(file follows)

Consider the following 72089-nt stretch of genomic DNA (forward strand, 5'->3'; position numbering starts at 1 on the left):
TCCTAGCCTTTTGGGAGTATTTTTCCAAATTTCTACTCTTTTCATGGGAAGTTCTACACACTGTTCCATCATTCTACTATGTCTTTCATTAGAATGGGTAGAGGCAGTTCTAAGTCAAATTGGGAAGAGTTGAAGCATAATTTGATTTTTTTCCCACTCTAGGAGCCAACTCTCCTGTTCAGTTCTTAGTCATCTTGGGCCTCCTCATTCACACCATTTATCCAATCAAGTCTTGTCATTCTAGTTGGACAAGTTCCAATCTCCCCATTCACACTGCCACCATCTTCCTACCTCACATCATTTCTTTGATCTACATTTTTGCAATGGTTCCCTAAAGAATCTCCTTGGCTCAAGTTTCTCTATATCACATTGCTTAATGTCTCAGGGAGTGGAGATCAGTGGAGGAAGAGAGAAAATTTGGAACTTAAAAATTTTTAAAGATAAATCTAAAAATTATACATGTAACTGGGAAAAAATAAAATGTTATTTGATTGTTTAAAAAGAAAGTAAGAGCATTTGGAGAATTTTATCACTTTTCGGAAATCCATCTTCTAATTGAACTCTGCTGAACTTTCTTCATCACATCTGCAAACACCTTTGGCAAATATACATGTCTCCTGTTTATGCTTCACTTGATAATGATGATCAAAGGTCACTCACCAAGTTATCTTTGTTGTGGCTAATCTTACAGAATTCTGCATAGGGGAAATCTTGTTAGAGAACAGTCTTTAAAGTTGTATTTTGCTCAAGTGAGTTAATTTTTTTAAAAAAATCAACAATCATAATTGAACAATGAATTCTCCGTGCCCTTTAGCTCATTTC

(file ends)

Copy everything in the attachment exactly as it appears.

Consider the following 72089-nt stretch of genomic DNA (forward strand, 5'->3'; position numbering starts at 1 on the left):
TCCTAGCCTTTTGGGAGTATTTTTCCAAATTTCTACTCTTTTCATGGGAAGTTCTACACACTGTTCCATCATTCTACTATGTCTTTCATTAGAATGGGTAGAGGCAGTTCTAAGTCAAATTGGGAAGAGTTGAAGCATAATTTGATTTTTTTCCCACTCTAGGAGCCAACTCTCCTGTTCAGTTCTTAGTCATCTTGGGCCTCCTCATTCACACCATTTATCCAATCAAGTCTTGTCATTCTAGTTGGACAAGTTCCAATCTCCCCATTCACACTGCCACCATCTTCCTACCTCACATCATTTCTTTGATCTACATTTTTGCAATGGTTCCCTAAAGAATCTCCTTGGCTCAAGTTTCTCTATATCACATTGCTTAATGTCTCAGGGAGTGGAGATCAGTGGAGGAAGAGAGAAAATTTGGAACTTAAAAATTTTTAAAGATAAATCTAAAAATTATACATGTAACTGGGAAAAAATAAAATGTTATTTGATTGTTTAAAAAGAAAGTAAGAGCATTTGGAGAATTTTATCACTTTTCGGAAATCCATCTTCTAATTGAACTCTGCTGAACTTTCTTCATCACATCTGCAAACACCTTTGGCAAATATACATGTCTCCTGTTTATGCTTCACTTGATAATGATGATCAAAGGTCACTCACCAAGTTATCTTTGTTGTGGCTAATCTTACAGAATTCTGCATAGGGGAAATCTTGTTAGAGAACAGTCTTTAAAGTTGTATTTTGCTCAAGTGAGTTAATTTTTTTAAAAAAATCAACAATCATAATTGAACAATGAATTCTCCGTGCCCTTTAGCTCATTTC